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Agriculture

Cultivating Cannabis: The Journey from Seed to Harvest

The estimated $63.5 billion green rush has led to increased revenues in cannabis cultivation—positively impacting other industries

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Cultivating Cannabis: The Journey from Seed to Harvest

Cannabis is emerging from the shadows of strict regulation, prompting the growth of a global market worth almost $25 billion today. This green rush has led to increased revenues throughout the entire cannabis supply chain—most notably in cannabis cultivation.

Such growth is rippling across industries such as energy and agriculture technology, with innovation allowing for greater scale.

Today’s infographic from Water Ways Technologies follows the journey of the cannabis plant, and explores cutting-edge technology that will fuel the future of cannabis cultivation.

Breaking Down the Cultivation Process

Cannabis is an annual plant, meaning it naturally goes through its entire life cycle in one year. However, this cycle is shortened to 3 months in commercial cultivation to improve productivity.

Plants can be grown from either a seed or a clone. The cloning method guarantees consistency, cost savings, and provides genetic stability from a disease-free source. All of these factors contribute to its popularity with commercial growers and the medical cannabis community.

Each stage requires different variables to ensure the highest standards are being met.

    1: Creating a Mother Plant: 3 months, 4 times a year

Mother plants create an endless supply of clones, making this stage the most crucial. The mother plant starts as a seed, chosen for desirable qualities that the grower wants to replicate—like aroma, flavor, and yield.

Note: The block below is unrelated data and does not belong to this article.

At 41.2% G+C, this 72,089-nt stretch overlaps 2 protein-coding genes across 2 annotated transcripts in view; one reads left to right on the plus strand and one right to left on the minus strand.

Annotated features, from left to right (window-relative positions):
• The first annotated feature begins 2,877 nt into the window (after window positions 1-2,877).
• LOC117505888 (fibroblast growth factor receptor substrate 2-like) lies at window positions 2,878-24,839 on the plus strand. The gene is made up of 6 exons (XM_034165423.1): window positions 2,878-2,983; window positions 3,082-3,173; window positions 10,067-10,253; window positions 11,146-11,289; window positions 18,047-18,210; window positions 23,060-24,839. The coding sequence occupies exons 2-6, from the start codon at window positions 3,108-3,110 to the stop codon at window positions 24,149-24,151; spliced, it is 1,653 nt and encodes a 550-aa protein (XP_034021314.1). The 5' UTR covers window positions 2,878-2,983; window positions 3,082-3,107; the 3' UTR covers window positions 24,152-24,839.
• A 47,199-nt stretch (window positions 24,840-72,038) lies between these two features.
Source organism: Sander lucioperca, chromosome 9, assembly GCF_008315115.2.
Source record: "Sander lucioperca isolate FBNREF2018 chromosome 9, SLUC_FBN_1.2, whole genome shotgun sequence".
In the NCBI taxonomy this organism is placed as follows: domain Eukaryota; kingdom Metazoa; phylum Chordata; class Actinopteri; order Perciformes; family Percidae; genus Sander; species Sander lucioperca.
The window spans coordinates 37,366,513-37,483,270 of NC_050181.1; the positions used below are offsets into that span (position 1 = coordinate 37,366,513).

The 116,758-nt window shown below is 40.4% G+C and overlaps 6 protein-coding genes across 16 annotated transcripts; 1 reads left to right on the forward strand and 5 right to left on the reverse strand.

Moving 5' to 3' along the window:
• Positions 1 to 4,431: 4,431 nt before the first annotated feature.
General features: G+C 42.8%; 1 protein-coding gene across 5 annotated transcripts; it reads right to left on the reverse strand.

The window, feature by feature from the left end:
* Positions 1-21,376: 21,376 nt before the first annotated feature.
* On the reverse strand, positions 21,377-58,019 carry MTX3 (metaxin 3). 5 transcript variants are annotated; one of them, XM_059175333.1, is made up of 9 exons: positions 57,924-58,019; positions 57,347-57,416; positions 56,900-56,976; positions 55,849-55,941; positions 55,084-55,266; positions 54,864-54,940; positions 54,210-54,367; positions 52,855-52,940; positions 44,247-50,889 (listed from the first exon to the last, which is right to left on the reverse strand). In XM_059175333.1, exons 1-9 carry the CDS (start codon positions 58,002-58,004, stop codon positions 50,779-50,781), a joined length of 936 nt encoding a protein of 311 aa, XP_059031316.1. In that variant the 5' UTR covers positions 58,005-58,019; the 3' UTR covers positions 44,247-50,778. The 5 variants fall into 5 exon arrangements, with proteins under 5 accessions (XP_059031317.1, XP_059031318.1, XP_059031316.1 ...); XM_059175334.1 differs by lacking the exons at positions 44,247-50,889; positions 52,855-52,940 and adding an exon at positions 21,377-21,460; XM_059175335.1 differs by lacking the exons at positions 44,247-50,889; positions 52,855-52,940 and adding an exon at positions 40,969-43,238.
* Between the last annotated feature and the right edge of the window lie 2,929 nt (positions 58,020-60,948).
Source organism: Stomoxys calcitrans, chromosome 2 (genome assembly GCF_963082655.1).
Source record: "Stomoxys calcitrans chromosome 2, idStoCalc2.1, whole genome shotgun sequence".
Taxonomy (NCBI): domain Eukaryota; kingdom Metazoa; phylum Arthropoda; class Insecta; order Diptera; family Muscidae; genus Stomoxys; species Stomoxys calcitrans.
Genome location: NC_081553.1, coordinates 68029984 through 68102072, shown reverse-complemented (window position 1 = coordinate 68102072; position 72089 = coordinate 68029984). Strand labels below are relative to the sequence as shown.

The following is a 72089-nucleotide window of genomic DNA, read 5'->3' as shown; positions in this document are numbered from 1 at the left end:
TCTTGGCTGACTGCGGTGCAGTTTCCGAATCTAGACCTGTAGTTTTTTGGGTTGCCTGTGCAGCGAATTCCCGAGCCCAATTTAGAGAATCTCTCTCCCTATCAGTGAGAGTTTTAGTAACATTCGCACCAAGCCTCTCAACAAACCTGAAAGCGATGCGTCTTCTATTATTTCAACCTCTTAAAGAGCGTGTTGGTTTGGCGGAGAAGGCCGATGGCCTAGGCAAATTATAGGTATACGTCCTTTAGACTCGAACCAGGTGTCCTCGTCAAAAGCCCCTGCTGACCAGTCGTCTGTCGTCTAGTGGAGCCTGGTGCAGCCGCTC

2: Making a Clone: 7-10 days

Growers then take clippings from the chosen mother plant, and dip each one in water and fertilizer. They are then soaked in rooting fluid and placed in a plug (individual cell), before entering an incubator.

The clippings remain here until they finish rooting. The incubator maintains the plant’s moisture by facilitating leaf absorption.

    3: Vegetation Process: 3-4 weeks

The clones are transferred to growing rooms and placed into a light substance similar to soil. They are moved on to flood benches—large tables that re-circulate excess water and fertilizer—which enable the optimal uptake of nutrients.

During this phase, the clones require 18 hours of light and 6 hours of darkness. There must be a constant analysis of the radiation levels to combat any damage from the artificial light source.

    4: Flowering: 6-8 weeks

Following the vegetation process, the plants are separated into different flowering rooms. During this phase, buds grow and develop a solid cannabinoid and terpene profile. Terpenes are organic compounds that give cannabis varieties their distinctive aromas like citrus, berry, mint, and pine.

    5: Post-harvest: 1-3 weeks

The cannabis plant is harvested once it reaches maturity. The flowers are de-budded, trimmed, and set on drying trays in a post-harvest room with low humidity, before they are ready for extraction.

This final stage requires a substantial amount of time and attention to detail, to ensure the best quality and most potent product possible.

Cultivating the Future of Cannabis

Efficiently producing high-quality, consistent cannabis will help meet growing consumer demand. Water Ways Technologies is an agro-tech company helping to propel this growth, by providing cultivators with data-driven insights from their precise irrigation system.

With a strong understanding of the full cannabis life cycle, Water Ways Technologies ensures that adjustments can be made at different stages throughout the growing process, resulting in the highest standards, and wider profit margins for investors.

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Cannabis

The Big Pharma Takeover of Medical Cannabis

The Big Pharma industry is entering the cannabis space, by swapping patients for patents. But what are the impacts of such a takeover?